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Drop in felony

Tam has a video of a Glock with some drop in parts going full auto:

It used to be that you needed a file, an Arkansas stone, maybe a Dremel, and a fair amount of mechanical ineptitude to mess up your heater.

Yup. Also, we now have case law that says a malfunctioning gun could be a violation of the National Firearms Act. So be careful out there, even beyond shooting yourself.

5 Responses to “Drop in felony”

  1. SPQR Says:

    This is why I’m always shy of the “drop in parts” industry in general. The people who make these parts may be fine individuals but they were not the engineers who designed the gun initially.

  2. DirtCrashr Says:

    I like the kit nature of drop-in parts mostly because it reminds me of building plastic models as a kid, and at that age I might have tried to shoot one but I think I’m over it now. I’ve built a few motors and done small-engine work but on a single-cylinder piston firing device like a gun I only learned to re-load.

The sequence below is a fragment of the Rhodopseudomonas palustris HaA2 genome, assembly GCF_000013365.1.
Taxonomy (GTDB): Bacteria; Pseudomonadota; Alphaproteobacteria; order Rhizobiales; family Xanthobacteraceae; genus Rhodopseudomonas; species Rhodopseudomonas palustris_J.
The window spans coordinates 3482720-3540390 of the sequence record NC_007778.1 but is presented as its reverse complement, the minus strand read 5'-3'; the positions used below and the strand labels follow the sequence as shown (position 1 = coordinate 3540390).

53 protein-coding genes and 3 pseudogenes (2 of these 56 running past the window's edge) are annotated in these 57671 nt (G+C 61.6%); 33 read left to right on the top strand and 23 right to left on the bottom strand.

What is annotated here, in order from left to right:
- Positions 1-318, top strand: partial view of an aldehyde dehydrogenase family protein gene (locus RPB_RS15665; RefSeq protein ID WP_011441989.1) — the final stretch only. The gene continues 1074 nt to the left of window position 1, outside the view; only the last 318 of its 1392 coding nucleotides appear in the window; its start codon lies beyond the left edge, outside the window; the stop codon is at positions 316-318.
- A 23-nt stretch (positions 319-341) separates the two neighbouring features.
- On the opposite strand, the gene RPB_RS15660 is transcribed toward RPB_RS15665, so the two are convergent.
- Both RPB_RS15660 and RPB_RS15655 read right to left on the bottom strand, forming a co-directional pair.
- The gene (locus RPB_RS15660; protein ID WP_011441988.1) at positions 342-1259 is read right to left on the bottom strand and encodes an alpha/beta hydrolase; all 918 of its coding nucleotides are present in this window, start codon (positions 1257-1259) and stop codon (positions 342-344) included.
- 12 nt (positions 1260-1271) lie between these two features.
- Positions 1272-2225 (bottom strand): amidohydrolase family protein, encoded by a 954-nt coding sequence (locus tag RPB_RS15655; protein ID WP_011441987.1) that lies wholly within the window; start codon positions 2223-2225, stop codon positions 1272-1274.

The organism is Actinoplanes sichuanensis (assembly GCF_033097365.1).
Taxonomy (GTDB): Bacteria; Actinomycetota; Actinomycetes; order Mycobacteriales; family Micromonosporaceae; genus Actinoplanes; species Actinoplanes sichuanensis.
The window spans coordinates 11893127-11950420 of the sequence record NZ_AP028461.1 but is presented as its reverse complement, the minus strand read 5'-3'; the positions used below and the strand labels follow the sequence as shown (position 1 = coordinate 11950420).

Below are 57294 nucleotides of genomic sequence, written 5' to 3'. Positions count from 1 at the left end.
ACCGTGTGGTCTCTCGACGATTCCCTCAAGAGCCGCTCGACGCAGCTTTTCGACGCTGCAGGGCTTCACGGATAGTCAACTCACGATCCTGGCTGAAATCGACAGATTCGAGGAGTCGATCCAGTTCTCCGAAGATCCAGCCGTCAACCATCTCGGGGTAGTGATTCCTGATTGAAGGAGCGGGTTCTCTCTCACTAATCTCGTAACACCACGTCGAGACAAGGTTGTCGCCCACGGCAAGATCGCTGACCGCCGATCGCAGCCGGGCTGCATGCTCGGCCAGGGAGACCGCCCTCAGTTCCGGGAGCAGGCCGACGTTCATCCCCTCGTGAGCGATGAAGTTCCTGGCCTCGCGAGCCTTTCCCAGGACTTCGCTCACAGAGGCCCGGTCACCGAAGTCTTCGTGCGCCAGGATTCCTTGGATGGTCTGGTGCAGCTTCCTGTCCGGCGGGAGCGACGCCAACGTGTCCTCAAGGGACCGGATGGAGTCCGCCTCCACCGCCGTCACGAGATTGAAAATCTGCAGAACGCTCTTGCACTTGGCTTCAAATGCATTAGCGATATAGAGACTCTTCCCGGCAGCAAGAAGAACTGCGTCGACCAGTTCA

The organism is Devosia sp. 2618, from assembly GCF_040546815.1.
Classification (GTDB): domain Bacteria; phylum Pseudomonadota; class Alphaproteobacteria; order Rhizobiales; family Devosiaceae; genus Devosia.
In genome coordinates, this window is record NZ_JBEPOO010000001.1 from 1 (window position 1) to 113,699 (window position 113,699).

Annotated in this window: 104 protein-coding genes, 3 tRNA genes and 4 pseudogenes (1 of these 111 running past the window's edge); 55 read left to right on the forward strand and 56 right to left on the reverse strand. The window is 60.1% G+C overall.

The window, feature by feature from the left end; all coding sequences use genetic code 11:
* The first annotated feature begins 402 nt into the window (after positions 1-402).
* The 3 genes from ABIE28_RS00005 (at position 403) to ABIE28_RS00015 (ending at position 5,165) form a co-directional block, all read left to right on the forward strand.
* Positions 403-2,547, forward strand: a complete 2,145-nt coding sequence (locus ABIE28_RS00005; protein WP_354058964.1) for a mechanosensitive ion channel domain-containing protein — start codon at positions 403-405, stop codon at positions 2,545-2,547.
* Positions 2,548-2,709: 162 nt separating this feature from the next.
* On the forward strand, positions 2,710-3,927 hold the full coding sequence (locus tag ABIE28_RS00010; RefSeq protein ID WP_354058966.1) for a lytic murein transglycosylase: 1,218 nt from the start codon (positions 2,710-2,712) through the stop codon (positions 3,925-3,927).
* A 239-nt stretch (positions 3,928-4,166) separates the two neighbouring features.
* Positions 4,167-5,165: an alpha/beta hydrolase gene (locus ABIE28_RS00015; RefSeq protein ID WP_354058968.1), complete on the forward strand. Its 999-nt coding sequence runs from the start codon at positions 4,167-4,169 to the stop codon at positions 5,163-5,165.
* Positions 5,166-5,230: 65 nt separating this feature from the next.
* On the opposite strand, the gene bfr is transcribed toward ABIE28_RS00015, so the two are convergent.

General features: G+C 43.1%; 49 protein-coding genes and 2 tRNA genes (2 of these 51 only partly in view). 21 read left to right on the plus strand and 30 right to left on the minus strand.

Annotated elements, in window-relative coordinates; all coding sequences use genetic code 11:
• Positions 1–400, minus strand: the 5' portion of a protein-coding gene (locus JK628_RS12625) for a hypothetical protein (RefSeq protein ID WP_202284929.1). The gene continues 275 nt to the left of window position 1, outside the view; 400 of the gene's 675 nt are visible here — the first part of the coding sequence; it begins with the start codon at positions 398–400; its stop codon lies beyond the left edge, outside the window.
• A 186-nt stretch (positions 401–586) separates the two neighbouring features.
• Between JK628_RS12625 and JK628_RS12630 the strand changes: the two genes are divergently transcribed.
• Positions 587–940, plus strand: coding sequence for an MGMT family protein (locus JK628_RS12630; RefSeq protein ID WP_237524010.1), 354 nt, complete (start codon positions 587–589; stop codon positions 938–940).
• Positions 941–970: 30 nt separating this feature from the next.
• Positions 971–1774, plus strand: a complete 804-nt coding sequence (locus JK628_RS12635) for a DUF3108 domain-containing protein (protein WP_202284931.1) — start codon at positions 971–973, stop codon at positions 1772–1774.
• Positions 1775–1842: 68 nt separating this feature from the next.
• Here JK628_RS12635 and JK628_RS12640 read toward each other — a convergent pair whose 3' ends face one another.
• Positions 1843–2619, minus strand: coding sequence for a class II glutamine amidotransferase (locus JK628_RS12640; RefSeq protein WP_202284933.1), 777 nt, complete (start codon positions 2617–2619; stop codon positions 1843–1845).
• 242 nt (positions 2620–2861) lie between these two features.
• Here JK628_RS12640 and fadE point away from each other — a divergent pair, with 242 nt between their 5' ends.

3. Rivrdog Says:

    I have only ever owned three guns that fired full auto due to malfunctions. One was due to a sear spring breaking on a Budsichowski TP-70 .25 ACP, and two were JC Garand-derived weapons, a Mini-30 and an M1A/M14. Both the rifles had problems because of changing their stocks, and the new ones fitted improperly in minor ways, and the rifles functioned like an Akins Accelerator.

    I have since sold all three, with appropriate warnings to the buyers to get them smithed.

  4. bob r Says:

    Didn’t Olofson go to prison for “transferring” a “machine gun” i.e., loaning a malfunctioning semi-auto. Didn’t the owner of the subject pistol just do the same thing?

  5. entrpreneur Says:

    I will send this to my cousin we were just talking about this this week!

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